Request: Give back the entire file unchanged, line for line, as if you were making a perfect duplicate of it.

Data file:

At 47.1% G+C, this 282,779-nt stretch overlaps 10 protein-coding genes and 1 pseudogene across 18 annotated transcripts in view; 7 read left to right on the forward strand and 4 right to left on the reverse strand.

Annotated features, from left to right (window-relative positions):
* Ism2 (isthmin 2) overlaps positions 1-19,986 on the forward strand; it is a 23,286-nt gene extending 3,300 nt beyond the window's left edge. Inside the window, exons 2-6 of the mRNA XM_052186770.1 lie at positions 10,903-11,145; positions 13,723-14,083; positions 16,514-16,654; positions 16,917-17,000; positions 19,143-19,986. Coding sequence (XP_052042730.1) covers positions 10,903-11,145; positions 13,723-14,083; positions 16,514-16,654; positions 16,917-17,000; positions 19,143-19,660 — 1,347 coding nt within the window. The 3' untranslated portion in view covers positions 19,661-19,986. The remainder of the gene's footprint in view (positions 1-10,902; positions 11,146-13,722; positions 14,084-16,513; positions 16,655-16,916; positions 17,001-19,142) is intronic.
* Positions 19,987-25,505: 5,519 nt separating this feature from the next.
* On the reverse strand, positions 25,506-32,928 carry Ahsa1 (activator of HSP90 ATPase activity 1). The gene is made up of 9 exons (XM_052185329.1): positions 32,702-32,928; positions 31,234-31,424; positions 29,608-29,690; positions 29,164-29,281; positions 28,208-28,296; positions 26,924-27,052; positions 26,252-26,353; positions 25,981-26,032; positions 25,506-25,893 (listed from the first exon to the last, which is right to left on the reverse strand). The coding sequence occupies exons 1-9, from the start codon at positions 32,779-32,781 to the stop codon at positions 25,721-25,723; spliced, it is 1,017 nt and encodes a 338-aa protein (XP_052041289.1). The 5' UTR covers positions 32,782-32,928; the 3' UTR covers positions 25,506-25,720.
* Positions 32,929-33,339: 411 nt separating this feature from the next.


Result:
At 47.1% G+C, this 282,779-nt stretch overlaps 10 protein-coding genes and 1 pseudogene across 18 annotated transcripts in view; 7 read left to right on the forward strand and 4 right to left on the reverse strand.

Annotated features, from left to right (window-relative positions):
* Ism2 (isthmin 2) overlaps positions 1-19,986 on the forward strand; it is a 23,286-nt gene extending 3,300 nt beyond the window's left edge. Inside the window, exons 2-6 of the mRNA XM_052186770.1 lie at positions 10,903-11,145; positions 13,723-14,083; positions 16,514-16,654; positions 16,917-17,000; positions 19,143-19,986. Coding sequence (XP_052042730.1) covers positions 10,903-11,145; positions 13,723-14,083; positions 16,514-16,654; positions 16,917-17,000; positions 19,143-19,660 — 1,347 coding nt within the window. The 3' untranslated portion in view covers positions 19,661-19,986. The remainder of the gene's footprint in view (positions 1-10,902; positions 11,146-13,722; positions 14,084-16,513; positions 16,655-16,916; positions 17,001-19,142) is intronic.
* Positions 19,987-25,505: 5,519 nt separating this feature from the next.
* On the reverse strand, positions 25,506-32,928 carry Ahsa1 (activator of HSP90 ATPase activity 1). The gene is made up of 9 exons (XM_052185329.1): positions 32,702-32,928; positions 31,234-31,424; positions 29,608-29,690; positions 29,164-29,281; positions 28,208-28,296; positions 26,924-27,052; positions 26,252-26,353; positions 25,981-26,032; positions 25,506-25,893 (listed from the first exon to the last, which is right to left on the reverse strand). The coding sequence occupies exons 1-9, from the start codon at positions 32,779-32,781 to the stop codon at positions 25,721-25,723; spliced, it is 1,017 nt and encodes a 338-aa protein (XP_052041289.1). The 5' UTR covers positions 32,782-32,928; the 3' UTR covers positions 25,506-25,720.
* Positions 32,929-33,339: 411 nt separating this feature from the next.